At about the age when I started to think I was to cool for the delights for books like 'Kidnapped' I went on a school trip to London, we were let loose for lunchtime outside the National Gallery and somewhere round the corner from St Martin-in-the-Fields we found a Cranks wholefoods and the best piece of carrot cake I've ever had. It was rich, and dark, and moist, light, and fruity, and spicy - altogether lovely, and has lived long in my memory.
Sometime later I found a copy of 'The Cranks Recipe Book' amongst my step mothers cookbooks complete with a carrot cake recipe (and now how I blush over for my teenage self) which I copied into the back of Virginia Woolf's 'To The Lighthouse' which I spent most of that summer dragging around trying to read. I managed to finish it but can't honestly say that I either understood or enjoyed a single page - the only reason I still have it is because of that recipe scribbled (without instructions because I Knew How to Bake Cake so little details like cooking time and temperature, or even sort of flour have been dismissed as being for amateurs). Perhaps I will continue to keep it as a reminder that I once thought I knew everything I would ever need to... (And who knows maybe I did and have just forgotten most of it.)
I do however remember that the cake I baked bore no resemblance to the fabled version from that school trip, Both book and recipe have remained untouched for at least a couple of decades but sometimes you just want carrot cake and I've yet to find a take on it that's just all that it could be so I thought I'd go back to the beginning as it were. The cake that came out of the oven is okay but quite frankly ordinary (but at least I remembered to take it out of the oven in time) - the search continues so if anybody has a recipe that comes out quite dark and rich ideally with sultanas in it I'd be very pleased to have it.
I've got a nice one, rich but not too sweet - it has raisins and also crushed pineapple. It's too long for the comments, but I could email it. It would only be a fair swap, since I have developed a taste for Christmas cake from reading about yours - and now I have to learn to bake my own!ReplyDelete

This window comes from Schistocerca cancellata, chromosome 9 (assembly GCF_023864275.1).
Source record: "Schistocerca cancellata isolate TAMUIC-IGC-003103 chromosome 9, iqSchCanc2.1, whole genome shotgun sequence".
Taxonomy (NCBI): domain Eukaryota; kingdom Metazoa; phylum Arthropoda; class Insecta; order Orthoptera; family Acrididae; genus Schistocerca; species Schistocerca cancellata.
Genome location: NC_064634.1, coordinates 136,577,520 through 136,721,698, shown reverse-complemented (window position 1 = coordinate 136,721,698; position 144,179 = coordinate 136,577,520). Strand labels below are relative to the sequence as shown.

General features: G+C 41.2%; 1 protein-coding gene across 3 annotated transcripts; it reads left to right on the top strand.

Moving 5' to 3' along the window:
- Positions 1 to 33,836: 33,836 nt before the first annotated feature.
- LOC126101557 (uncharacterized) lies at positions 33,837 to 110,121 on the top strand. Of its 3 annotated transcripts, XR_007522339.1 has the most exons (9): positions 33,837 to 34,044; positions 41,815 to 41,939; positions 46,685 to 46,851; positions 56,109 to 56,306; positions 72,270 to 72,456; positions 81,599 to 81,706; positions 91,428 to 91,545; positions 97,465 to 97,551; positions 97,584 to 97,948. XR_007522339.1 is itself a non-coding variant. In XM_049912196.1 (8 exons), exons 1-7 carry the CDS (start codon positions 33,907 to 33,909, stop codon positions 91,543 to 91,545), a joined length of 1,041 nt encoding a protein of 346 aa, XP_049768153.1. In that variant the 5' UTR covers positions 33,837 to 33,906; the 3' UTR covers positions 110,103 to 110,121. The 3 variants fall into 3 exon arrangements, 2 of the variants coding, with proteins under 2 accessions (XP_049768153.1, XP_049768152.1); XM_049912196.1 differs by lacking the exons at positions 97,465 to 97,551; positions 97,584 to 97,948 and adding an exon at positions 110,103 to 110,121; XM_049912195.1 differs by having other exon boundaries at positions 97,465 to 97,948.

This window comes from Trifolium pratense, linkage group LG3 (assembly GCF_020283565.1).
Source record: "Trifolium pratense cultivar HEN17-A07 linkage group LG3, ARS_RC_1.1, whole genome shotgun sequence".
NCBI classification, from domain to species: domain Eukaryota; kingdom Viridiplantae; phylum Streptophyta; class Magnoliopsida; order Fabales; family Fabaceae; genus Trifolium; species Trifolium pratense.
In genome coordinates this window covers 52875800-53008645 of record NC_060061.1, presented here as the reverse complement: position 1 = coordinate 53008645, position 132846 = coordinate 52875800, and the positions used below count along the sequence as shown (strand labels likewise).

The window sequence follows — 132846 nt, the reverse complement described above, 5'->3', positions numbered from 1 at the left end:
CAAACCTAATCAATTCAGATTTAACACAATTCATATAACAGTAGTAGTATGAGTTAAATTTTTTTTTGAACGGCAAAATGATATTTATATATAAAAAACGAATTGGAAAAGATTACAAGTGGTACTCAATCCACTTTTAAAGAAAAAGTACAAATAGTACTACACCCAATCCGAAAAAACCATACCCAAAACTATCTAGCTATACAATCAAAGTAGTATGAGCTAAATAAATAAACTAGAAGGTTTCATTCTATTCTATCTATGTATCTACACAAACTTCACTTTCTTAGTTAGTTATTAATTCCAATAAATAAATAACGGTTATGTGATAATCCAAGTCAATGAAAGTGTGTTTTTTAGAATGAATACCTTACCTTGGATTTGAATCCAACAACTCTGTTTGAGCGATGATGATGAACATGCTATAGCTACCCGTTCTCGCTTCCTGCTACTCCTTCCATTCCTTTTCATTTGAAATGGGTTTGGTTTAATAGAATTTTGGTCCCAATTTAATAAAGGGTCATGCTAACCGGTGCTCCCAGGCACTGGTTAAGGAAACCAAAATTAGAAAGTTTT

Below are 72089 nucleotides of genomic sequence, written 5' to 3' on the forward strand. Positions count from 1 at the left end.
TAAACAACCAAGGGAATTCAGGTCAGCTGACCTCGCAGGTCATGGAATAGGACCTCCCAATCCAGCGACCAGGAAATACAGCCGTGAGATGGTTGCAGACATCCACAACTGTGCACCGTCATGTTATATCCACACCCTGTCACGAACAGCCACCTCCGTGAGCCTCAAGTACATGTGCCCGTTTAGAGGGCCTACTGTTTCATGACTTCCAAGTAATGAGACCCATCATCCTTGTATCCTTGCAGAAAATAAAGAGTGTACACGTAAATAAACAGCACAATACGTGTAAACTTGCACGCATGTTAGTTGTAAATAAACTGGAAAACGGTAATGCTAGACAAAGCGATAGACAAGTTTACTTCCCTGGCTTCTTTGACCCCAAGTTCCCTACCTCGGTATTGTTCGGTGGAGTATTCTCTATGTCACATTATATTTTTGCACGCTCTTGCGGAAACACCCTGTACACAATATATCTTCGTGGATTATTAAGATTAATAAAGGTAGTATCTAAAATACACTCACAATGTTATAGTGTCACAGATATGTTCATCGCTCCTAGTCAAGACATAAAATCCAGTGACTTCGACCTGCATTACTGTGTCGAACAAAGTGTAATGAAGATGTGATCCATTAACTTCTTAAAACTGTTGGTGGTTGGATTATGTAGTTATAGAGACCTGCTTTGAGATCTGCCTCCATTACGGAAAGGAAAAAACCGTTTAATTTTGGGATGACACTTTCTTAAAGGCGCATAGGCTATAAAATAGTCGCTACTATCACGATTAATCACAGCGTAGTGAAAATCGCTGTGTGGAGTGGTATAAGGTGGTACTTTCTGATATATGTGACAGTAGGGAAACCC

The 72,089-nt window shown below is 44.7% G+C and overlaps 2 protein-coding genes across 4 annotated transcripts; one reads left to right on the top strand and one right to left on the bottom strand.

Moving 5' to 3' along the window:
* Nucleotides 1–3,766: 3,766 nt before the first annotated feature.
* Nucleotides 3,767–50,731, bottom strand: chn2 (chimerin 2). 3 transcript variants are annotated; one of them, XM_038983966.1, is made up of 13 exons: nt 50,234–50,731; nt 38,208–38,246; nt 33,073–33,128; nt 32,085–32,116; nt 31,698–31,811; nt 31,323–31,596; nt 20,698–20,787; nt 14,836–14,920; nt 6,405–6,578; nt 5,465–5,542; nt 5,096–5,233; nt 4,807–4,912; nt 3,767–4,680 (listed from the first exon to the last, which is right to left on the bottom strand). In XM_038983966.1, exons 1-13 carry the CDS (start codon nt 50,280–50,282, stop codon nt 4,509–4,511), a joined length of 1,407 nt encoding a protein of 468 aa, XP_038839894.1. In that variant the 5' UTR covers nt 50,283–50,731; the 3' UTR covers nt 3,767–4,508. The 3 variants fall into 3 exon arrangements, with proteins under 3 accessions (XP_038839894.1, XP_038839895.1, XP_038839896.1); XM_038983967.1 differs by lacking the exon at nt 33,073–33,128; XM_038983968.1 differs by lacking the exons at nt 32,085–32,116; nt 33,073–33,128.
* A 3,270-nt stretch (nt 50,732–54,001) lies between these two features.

Lisa May I would love the recipe - I think you've emailed me before so I guess you have my address :) Christmas cake was good and is so rich it lasts an age.Delete
I haven't had carrot cake in years but now you have me yearning for it. I love the story of you using the novel as an emergency recipe notebook - definitely the best possible use for the tiresome To the Lighthouse!ReplyDelete
Claire, I think it probably was the best use for it. A very tiresome book. The only Woolf I've ever enjoyed is 'Orlando'. I'm sure she does all sorts of interesting and important things in her books but Virginia is not much fun to read.Delete
I would love to find a recipe to duplicate the heavy carrot cake that Costa serve...that's my favourite.ReplyDelete
By the way...what was the verdict on the Christmas cake?
Helen - The Christmas cake got a thumbs up but next time I would like to cut down on the cherries - it was very rich and lasted for about 6 weeks of eating...ReplyDelete
Oh I miss Cranks. I used to go to the Covent Garden one when I used to go to the ballet. Surprised it closed because the food was very good.ReplyDelete
I miss that Carrot Cake - and the smell of places like cranks. What I loved about it was that it wasn't slathered in icing - just fruity, spicy, loveliness. I envy you your ballet trips, I've never seen anything at covent garden but hope to some day.Delete
Just discovered your blog, and enjoying it very much! Geraldene Holt's carrot cake comes up very rich and fruitcakey for me, although I used dark muscovado sugar instead of light which could have contributed to it.ReplyDelete